The Browse Basin is located offshore on Australia's North West Shelf and is a proven hydrocarbon province hosting gas with associated condensate; however, oil reserves are small. The assessment of a basin's oil potential traditionally focusses on either the presence or absence of oil-prone source rocks. However, light oil can be found in basins where the primary hydrocarbon type is gas-condensate and oil rims form whenever these fluids migrate into reservoirs at pressures below their dew point (or saturation pressure). The relationship between dew point pressure and condensate-gas ratio (CGR) depends on the liquid composition and is therefore a petroleum system characteristic (Fig. 1). By combining geochemical studies of source rocks and fluids with petroleum systems analysis, the four Mesozoic petroleum systems identified by their geochemical fingerprints (Rollet et al., 2016) can be correlated with several gas-prone (dew point) petroleum systems: 1. Gas-condensates generated and reservoired within the Lower-Middle Jurassic Plover Formation are derived from terrestrial organic matter in fluvio-deltaic to pro-deltaic environments. Such gas is dominated by methane (gas dryness* = 91%), with ideal gas condensate ratios (CGRs) ranging between 7 and 35 bbl/MMscf. Liquids recovered from wells tested along the Scott Reef Trend (e.g. Calliance, Brecknock and Torosa) comprise pale yellow condensates (49-53° API gravity), as do those from the deepest (Plover) reservoirs within the Ichthys gas accumulation (e.g. Gorgonichthys). These liquids plot on Figure 1 as dew point fluids. The molecular and carbon isotopic signatures of these condensates are similar, classifiying them into a single family (W1_1BRO) in Figure 2. The biomarkers providing the strongest discrimination are the high relative abundances of C29 sterane and C19 tricyclic triterpane, coupled with an enrichment in delta13C of their saturated and aromatic hydrocarbon fractions testifies to their terrestrial organic origin. 2. Fluids with similar bulk properties (gas dryness = 91%; ideal CGRs 27-52 bbl/MMscf) to those of the aformentioned Plover-sourced fluids are found in the greater Crux accumulation in the Heywood Graben. The pale yellow condensates (47°API gravity) also exhibit similar biomarker assemblages as the W1_1BRO family. However, due to their greater enrichment in delta13C, the condensates plot as a separate family (W1_2BRO) in Figure 2. A difference in thermal maturity is also noted, with the Crux accumulation having lower maturity (calculated vitrinite reflectance# [Rc] = 0.77%) relative to the condensates on the Scott Reef Trend (av Rc = 1.18%). The most likely source rocks for the Crux fluids are the terrestrially-dominated Plover Formation coals and shales, but shaly coals also occur within the thick Upper Jurassic section in the northern part of the basin. These fluids are categorised as a separate dew point system within the Heywood Graben (Fig. 1). 3. Gas-condensates reservoired within the Brewster Member of the upper Vulcan Formation in the Ichthys/Prelude and Burnside accumulations have a greater liquid content than the aformentioned gases, with ideal CGRs of 22-151 bbl/MMscf at Titanichthys 1 and a gas dryness of 84%. The pale yellow condensates have API gravities of 55° and are potentially a separate intraformational dew point petroleum system within the central Caswell Sub-basin. Their biomarker and isotopic signatures indicate derivation from mixed marine and land-plant organic matter and plot as another family (W2W3_1BRO; Fig. 2). The source of these fluids is probably the organic-rich shales of the Upper Jurassic-Lower Cretaceous Vulcan Formation that encase the Brewster Member sandstone reservoir. PVT data for Brewster-reservoired fluids is affected by synthetic mud contamination, which has an impact on the measured dew point pressures. In the absence of measured values, a similar phase behaviour to North Sea (UK) gas-condensates (England, 2002) is assumed. 4. The Cretaceous reservoir in Caswell contains an unbiodegraded brown 'light oil' (47°API gravity) but PVT data are not available. Biomarker and isotope signatures show that the liquids were generated from source rocks containing both marine and terrigenous organic matter lying within the early oil window (Rc# = 0.75%). They correlate with the Yampi Shelf biodegraded oils (W3_1BRO, Fig. 2), gas at Adele, and with extracts of the Lower Cretaceous Echuca Shoals Formation (Boreham et al., 1997). However, these marine shales have low hydrogen indices (~200 mg hydrocarbons/gTOC) and hence may only be able to expel sufficient hydrocarbons to sustain migration over short distances. Since biodegraded solution gases in the Yampi Shelf accumulations contain neo-pentane - a highly resistant compound - with isotopic affinity to Plover Formation generated fluids, it is possible that Cretaceous-sourced liquids were mobilised and carried to the shelf edge by co-migrating Plover-derived gas.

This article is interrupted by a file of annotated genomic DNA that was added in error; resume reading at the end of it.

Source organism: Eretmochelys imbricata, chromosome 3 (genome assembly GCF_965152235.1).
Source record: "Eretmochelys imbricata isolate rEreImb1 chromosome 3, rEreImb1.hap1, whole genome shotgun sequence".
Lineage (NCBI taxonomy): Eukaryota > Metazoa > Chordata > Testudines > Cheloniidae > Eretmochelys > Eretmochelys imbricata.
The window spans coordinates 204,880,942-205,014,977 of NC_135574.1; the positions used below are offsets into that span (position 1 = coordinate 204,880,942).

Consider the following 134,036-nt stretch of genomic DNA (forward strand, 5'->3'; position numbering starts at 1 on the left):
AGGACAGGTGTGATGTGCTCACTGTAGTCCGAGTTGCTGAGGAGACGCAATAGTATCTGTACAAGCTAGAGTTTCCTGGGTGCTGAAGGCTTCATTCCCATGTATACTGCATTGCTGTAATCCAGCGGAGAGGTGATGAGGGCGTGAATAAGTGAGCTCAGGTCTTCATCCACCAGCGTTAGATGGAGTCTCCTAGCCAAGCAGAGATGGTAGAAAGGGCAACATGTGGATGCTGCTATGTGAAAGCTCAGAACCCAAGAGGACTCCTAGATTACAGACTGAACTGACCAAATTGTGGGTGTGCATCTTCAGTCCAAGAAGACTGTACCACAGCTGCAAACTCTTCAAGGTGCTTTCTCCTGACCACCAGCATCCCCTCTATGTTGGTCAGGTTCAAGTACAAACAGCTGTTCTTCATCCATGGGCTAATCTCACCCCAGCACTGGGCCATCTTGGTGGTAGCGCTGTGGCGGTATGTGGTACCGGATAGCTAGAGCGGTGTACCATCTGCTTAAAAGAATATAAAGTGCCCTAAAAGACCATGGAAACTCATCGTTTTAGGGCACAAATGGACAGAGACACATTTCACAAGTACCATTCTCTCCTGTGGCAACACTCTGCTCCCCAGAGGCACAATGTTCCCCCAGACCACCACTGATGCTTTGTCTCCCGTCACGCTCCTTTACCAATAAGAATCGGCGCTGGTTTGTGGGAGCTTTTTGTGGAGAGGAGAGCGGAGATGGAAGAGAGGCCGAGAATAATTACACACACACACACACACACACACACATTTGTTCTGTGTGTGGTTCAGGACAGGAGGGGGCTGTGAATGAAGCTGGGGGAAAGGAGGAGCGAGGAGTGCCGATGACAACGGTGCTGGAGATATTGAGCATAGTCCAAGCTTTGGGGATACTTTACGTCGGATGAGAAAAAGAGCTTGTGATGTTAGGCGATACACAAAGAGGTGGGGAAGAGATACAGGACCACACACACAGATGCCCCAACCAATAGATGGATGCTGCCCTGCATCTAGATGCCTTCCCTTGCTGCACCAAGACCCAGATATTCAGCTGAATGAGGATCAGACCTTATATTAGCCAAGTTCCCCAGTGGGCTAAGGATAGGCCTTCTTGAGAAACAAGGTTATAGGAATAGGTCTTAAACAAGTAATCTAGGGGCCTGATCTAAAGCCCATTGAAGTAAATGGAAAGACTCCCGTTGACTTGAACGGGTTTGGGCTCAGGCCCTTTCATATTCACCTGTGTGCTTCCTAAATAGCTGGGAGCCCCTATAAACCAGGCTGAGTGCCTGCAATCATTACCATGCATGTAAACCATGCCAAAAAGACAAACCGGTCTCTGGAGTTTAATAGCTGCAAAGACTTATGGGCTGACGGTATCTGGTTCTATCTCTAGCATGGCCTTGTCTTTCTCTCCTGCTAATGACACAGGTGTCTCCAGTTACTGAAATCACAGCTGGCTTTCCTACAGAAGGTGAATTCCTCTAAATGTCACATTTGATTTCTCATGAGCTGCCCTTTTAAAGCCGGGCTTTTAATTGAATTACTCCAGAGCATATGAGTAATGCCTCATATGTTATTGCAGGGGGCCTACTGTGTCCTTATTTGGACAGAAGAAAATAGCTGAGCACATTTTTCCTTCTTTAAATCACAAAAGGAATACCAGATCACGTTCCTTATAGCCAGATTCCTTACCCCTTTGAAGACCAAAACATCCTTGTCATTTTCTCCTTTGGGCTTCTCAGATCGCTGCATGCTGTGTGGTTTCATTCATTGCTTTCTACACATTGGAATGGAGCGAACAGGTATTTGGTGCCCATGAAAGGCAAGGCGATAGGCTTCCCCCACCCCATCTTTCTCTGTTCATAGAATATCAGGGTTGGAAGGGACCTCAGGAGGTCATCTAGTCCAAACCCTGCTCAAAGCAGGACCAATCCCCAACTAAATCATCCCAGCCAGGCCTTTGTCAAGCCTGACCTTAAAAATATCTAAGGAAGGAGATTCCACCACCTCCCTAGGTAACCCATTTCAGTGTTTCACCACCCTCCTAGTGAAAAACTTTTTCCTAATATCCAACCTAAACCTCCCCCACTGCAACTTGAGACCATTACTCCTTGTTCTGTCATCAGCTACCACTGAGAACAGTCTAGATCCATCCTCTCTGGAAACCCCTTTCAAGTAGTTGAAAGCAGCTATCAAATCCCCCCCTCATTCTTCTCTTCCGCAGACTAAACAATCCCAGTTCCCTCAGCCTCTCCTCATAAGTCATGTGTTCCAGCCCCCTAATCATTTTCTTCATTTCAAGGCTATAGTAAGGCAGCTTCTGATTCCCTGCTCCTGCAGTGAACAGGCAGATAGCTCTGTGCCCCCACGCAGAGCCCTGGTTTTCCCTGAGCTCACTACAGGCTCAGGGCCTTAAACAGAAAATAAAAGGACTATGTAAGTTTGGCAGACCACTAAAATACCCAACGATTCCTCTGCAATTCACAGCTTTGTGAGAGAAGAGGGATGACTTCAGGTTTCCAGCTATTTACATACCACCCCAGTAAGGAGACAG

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Commonwealth of Australia (Geoscience Australia)


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2016-09-01T00:00:00 2017-01-09T15:00:00

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petroleum geochemistry
Earth Sciences

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AU/NZS ISO 19115-1:2014 ISO 19115-1:2014 ISO 19115-3 (Draft Schemas 2015)

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Commonwealth of Australia (Geoscience Australia)
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